Saturday, November 13, 2010

Moving, By Tyler Mosley, Age 11

When I found out we were moving, the pressure was on for me. It was hard enough just to tell my friends that I was leaving. It was even harder just to tell my best friend.

I was extremely sad in many ways. What made me even more sad was that I could only bring a little amount of my stuff on the plane. We gave most of our belongings to our relatives. Then, when the sign was put up for our house to be sold, we left for the airport.

When we left the house, it broke my heart to leave my friends and family behind. The way it broke my heart was that I had played with all my friends since I was just two years old.

Just to get to the airport was about two hours long because of the traffic. As we drove to the parking lot, there were many cars parked outside the airport. Most of them were mini vans and regular sized vans. As I went into the airport, it felt like the world was smaller because of how many people were at the airport. Many people spoke of where they were going or where they came from. People spoke different languages, which was weird to me because I only knew English back then. What I thought was even weirder was when I tried to talk like the other people, I would get tongue twisters or it would tickle my lips. I tried to speak like the other people who did not speak English. Standing in line, I said my last good-byes in person to my relatives. As we got on the plane, I sat right next to the window to wave to my relatives getting into their car, but unfortunately for me they didn't wave back. The plane was crowded with many people and the only thing that satisfied me was that I got to sit next to the window and my family. To me, it was boring on the plane. I tried my best at entertaining myself. I looked out the window and thought about the animals and plants and what they look like from the air. After what felt like an hour, but was really only thirty minutes, I got bored again. I got up to stretch my legs and other body parts, and then I sat on the chair and went to sleep.

As soon as I fell asleep, they announced that we had arrived at Tokyo, which got me pretty mad because I was tired. As we got off our plane, they checked our passports and stamped them. When we were inside the airport in Tokyo, we did the same thing we did before—just sit and wait for our plane. My parents thought that I would ask if we could see the sites or see the shops, but I was too sleepy to even move. So I went to go sit next to the window where the planes took off.

Ten minutes into watching the planes taking off, I fell asleep. I snoozed for an hour. I could have slept even longer, but we had to get in line to go to Okinawa. We were served food on the plane to Okinawa. I only ate a little amount of food because I was sleepy. The ride was at least three or four hours long.

When we got to Okinawa, I felt like a cheetah running at one hundred miles per hour, but somehow I still felt sad inside. I tried to forget about the past, but it was almost too hard. I tried my best to forget about it. We went to get our bags and I saw many different faces and people. I felt very weird. I tried my best to blend in, but the more I tried, the more I felt weird.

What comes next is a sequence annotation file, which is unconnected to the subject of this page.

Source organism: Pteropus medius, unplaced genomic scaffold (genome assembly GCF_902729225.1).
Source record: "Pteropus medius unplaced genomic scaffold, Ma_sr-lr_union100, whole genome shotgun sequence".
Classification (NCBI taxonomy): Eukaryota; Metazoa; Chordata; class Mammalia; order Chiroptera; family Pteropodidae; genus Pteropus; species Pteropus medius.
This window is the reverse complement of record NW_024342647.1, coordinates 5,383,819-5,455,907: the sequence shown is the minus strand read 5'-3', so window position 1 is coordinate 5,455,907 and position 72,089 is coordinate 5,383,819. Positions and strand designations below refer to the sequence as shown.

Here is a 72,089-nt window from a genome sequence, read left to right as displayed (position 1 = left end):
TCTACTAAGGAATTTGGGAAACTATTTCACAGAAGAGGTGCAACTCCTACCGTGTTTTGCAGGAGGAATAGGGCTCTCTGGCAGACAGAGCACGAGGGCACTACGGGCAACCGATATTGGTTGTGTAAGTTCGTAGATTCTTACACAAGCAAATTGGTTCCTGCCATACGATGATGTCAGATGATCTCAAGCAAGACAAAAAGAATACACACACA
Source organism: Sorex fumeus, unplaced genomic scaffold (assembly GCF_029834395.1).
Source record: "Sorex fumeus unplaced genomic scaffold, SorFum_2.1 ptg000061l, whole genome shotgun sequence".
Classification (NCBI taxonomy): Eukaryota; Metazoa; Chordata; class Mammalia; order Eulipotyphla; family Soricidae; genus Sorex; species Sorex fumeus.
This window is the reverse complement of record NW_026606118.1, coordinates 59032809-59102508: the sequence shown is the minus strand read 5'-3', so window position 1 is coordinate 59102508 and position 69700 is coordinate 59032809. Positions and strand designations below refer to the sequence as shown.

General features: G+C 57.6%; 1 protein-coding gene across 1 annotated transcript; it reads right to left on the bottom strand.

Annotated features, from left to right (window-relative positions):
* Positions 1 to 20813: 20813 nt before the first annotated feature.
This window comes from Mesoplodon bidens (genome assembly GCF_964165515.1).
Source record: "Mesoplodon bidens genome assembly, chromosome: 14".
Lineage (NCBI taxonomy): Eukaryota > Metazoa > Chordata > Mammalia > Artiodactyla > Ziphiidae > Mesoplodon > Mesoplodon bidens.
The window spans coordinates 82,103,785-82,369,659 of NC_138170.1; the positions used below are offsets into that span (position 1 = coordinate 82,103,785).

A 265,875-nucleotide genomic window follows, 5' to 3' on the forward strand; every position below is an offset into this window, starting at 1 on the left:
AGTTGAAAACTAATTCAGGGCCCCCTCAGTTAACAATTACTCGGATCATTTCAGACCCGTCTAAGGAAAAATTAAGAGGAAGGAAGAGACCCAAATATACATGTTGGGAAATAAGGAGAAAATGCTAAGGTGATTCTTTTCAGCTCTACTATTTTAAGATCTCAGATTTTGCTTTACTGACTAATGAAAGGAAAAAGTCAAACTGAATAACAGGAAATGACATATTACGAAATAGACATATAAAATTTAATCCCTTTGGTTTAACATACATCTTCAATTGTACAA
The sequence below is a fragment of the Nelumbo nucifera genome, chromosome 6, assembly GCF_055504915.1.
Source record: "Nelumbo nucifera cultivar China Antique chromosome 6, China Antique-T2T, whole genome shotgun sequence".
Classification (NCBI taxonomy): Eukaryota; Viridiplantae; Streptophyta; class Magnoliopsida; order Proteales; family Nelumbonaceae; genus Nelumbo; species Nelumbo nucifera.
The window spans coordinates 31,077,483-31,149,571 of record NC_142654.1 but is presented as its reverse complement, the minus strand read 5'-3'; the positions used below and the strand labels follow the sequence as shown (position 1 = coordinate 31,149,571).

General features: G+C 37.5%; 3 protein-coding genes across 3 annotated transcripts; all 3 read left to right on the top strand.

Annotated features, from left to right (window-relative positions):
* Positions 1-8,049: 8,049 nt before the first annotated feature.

When we got out of the airport, it felt like a totally different world to me. As we got outside, I saw some words. They were hard to read, but I found out how to say them. They were pronounced "Naha Airport.” After that, we got a cab to go down south of the island. There were many new things that I had never seen before. We got a room in a hotel on Camp Foster. The room was just the right size for me. When I got off base to see some of the Japanese culture, I met some Japanese children and American children just my age. That made it easier to live there and let go of the past. I will always remember my friends and family members in America by heart. I was happy to be living in Okinawa. I'm still happy living in Okinawa to this day, but I will never forget about my homeland, America!

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Julie Rahm

Mindset means everything. And no one knows this better than Julie Rahm, aka America's Mindset Mechanic. A former naval physicist, Julie applies physics to the energy of human thought and the results thoughts create. As a military daughter, spouse and mother-in-law she has experienced the challenges of deployment separations, frequent moves and telecommuting careers while remaining happy and achieving her dreams. With her passion and people-loving style, Julie has provided the metaphorical tools for thousands of people to bridge the gap between their thoughts and their lives. Julie Rahm, M.S., is a certified Frame of Mind Coach who has appeared on numerous television and radio broadcasts, including The Phil Knight Show and ABC affiliates. She hosts The Mindset Mechanic LIVE on Saturdays and Sundays on FM107.1 WTKF and AM1240 WJNC in Eastern NC. Her weekly column The Mindset Mechanic appears in The Pamlico News. She has been quoted in numerous newspapers, and on the web at and Julie is an inspirational keynote speaker conveying life lessons through a blend of intuitive success strategies, enlightened wisdom, humor and fun. She is the Champion of Military Kids around the World. Julie's latest book is Volume I of Military Kids Speak.

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